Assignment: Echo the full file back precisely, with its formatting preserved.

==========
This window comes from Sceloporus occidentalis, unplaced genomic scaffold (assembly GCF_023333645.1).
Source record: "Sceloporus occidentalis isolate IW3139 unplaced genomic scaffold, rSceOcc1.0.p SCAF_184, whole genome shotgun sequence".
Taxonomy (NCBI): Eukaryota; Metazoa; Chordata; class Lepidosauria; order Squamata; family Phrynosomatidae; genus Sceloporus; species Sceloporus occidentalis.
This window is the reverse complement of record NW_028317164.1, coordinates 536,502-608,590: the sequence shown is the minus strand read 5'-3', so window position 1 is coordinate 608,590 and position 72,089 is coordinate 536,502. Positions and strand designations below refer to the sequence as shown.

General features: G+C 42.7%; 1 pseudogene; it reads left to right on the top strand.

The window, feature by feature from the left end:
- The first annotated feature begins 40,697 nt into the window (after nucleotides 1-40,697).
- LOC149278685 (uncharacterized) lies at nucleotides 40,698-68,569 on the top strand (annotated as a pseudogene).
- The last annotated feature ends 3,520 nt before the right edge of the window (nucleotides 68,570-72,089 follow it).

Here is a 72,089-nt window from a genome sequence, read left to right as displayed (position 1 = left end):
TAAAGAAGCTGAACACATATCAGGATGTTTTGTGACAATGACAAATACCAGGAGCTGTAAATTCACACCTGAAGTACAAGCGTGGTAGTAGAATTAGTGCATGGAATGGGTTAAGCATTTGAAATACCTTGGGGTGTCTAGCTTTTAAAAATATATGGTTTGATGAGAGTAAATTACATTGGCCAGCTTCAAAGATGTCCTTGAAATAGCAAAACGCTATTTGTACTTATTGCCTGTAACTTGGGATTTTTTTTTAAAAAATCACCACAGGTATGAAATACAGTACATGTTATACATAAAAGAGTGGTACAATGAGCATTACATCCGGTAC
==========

This window comes from Sceloporus occidentalis, unplaced genomic scaffold (assembly GCF_023333645.1).
Source record: "Sceloporus occidentalis isolate IW3139 unplaced genomic scaffold, rSceOcc1.0.p SCAF_184, whole genome shotgun sequence".
Taxonomy (NCBI): Eukaryota; Metazoa; Chordata; class Lepidosauria; order Squamata; family Phrynosomatidae; genus Sceloporus; species Sceloporus occidentalis.
This window is the reverse complement of record NW_028317164.1, coordinates 536,502-608,590: the sequence shown is the minus strand read 5'-3', so window position 1 is coordinate 608,590 and position 72,089 is coordinate 536,502. Positions and strand designations below refer to the sequence as shown.

General features: G+C 42.7%; 1 pseudogene; it reads left to right on the top strand.

The window, feature by feature from the left end:
- The first annotated feature begins 40,697 nt into the window (after nucleotides 1-40,697).
- LOC149278685 (uncharacterized) lies at nucleotides 40,698-68,569 on the top strand (annotated as a pseudogene).
- The last annotated feature ends 3,520 nt before the right edge of the window (nucleotides 68,570-72,089 follow it).

Here is a 72,089-nt window from a genome sequence, read left to right as displayed (position 1 = left end):
TAAAGAAGCTGAACACATATCAGGATGTTTTGTGACAATGACAAATACCAGGAGCTGTAAATTCACACCTGAAGTACAAGCGTGGTAGTAGAATTAGTGCATGGAATGGGTTAAGCATTTGAAATACCTTGGGGTGTCTAGCTTTTAAAAATATATGGTTTGATGAGAGTAAATTACATTGGCCAGCTTCAAAGATGTCCTTGAAATAGCAAAACGCTATTTGTACTTATTGCCTGTAACTTGGGATTTTTTTTTAAAAAATCACCACAGGTATGAAATACAGTACATGTTATACATAAAAGAGTGGTACAATGAGCATTACATCCGGTAC